The downside is that you will need to install one under each fixture you plan to use hot water. This could add up to a heavy electrical load if you are not careful about when you are running the hot water.
I do think with some careful planning and for small off-grid installations, these could work really well. I have met people who use this system powered by solar or wind-charged batteries and backed up with a generator system.
3. Solar Collector Hot Water Heater
A solar collector circulates hot water through tubing that sits in the sun, and then sends the heated water into the water heater. Prebuilt solar collectors are easy to install and integrate into your hot water system. The nice thing about solar collectors is that there are no moving parts that could break down, so the unit is virtually maintenance-free. You can also get a clean energy rebate for your purchase (check with your local jurisdiction for energy rebates). The downside is that you need to live in an area that gets enough sun (which I do not) to heat the water year-round.
Things to Consider When Buying an Off-Grid Water Heater
If you have done any research at all into buying a water heater for an off-grid place you are probably aware of the fact that tankless water heaters are the most efficient on the market, and can produce an endless amount of hot water. Efficiency is a major selling point, as it saves on cost and trips to town for a propane refill.
Here are three things you need to think about when installing a tankless water heater off the grid, which most people won’t consider.
1. Ability to Limit Energy Usage
Some on-demand hot water heaters are energy hogs. Especially exterior units that use electricity to prevent their water from freezing. Try to set up your on-demand water heater so that it can run off something other than the main house power source to save you from the problem of your water heater using up all of your power.
2. Usability with Low Pressure (Low Head) Water Systems
Not all on-demand hot water heaters work well with low-pressure water. This can be a problem with high-efficiency DC well pumps, low head gravity fed water systems, or spring-fed off-grid water systems. Make sure you find a water heater that can work with low pressure as well as high-pressure water systems so that you will have hot water in a back up situation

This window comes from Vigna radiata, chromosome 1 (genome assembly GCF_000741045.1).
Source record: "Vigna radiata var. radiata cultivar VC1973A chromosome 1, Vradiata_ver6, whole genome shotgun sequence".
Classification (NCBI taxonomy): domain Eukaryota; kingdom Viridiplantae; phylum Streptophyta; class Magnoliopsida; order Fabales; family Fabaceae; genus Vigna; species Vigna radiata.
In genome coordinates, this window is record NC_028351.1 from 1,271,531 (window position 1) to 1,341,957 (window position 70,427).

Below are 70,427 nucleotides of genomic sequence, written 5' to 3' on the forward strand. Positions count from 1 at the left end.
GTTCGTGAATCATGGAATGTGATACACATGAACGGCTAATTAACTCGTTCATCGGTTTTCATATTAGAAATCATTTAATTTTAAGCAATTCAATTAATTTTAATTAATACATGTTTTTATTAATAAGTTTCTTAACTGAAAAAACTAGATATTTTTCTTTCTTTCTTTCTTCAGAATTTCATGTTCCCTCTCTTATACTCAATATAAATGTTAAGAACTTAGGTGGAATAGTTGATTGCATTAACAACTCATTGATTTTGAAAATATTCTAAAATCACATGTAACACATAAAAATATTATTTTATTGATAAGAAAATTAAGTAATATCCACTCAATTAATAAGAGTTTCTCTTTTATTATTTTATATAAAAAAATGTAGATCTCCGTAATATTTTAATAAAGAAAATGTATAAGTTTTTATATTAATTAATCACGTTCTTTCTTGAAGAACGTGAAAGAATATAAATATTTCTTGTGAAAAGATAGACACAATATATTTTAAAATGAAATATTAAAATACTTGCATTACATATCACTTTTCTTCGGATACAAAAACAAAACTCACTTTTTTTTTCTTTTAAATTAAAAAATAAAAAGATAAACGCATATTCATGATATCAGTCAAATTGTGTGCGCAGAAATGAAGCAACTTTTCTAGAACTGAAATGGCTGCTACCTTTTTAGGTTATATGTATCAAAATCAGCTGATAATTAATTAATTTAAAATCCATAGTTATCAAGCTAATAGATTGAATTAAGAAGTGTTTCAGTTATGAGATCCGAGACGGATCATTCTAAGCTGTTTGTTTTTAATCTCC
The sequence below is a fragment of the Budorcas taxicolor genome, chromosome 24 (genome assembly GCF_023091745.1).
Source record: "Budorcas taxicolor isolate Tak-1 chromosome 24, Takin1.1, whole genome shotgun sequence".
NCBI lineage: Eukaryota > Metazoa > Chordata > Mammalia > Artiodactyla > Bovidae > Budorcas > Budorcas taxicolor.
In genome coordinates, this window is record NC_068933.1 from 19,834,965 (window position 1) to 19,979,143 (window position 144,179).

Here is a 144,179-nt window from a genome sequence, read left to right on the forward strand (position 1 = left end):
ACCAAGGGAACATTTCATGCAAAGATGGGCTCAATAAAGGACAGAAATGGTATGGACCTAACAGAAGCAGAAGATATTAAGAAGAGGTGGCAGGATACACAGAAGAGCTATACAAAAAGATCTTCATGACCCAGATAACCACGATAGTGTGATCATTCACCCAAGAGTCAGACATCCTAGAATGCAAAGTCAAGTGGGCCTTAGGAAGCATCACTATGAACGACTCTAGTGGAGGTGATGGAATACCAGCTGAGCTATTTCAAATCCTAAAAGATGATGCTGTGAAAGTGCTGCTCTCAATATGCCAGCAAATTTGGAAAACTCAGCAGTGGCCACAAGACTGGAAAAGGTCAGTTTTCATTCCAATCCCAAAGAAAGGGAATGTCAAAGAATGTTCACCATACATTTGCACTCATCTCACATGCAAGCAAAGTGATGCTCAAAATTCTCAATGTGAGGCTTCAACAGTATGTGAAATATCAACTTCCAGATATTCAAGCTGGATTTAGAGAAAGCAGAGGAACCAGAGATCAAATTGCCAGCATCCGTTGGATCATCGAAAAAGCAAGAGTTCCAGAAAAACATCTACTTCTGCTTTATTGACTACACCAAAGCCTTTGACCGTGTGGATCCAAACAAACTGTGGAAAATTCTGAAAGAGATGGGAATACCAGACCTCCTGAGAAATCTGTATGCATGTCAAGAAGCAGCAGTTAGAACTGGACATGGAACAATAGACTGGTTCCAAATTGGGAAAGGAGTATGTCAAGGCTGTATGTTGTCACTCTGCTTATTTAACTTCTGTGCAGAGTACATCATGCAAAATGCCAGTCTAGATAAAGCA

3. Runs from propane
Propane is ideal for heating water off-grid because it is transportable and widely available.
Off-grid water heater FAQ
Can you use a traditional hot water tank off-grid?
It’s not impossible, but it doesn’t make sense because of the high amount of energy needed to run a traditional hot water tank system. You would need a large propane source or a crazy number of solar panels just to heat water.
Can you use an electric tankless hot water heater off-grid?
Electric tankless water heaters are tempting because they seem less expensive than propane ones. This, of course, will depend on how many gallons per minute (GPM) you are comparing. Installation of an electric tankless water heater is much cheaper because it doesn’t require a complex ventilation system. Saves Space Tankless water heaters save a lot of space because they are mounted on the wall up off the ground. Unlimited Hot Water As the name suggests, with an electric tankless water heater, your hot water supply is on demand. Electric tankless water heaters do take less energy to run than their traditional counterparts because they do not have to run all the time to keep water stored in the tank hot. But they do have super powerful heating elements that flash heat the water when you turn on the hot water tap. This creates a heavy load on your electrical system, requiring a substantial increase in amps and breakers. Most normal households on the electric grid require an upgrade to run these water heaters, let alone an alternative power set up. It wouldn’t really make any sense to try and run one of these using an off-grid energy source.
An Off-Grid Hot Water Heater Makes Life More Comfortable
There are several ways to attain hot water while living off-grid that are functional and practical. Modern propane tankless hot water heaters give you the option to have on-demand hot water without having to harvest timber or boil water. You will have to spend some money for the convenience, but I think it’s worth it!
If you would like to learn more about setting up your off-grid cabin or cottage, check out our other off-grid articles.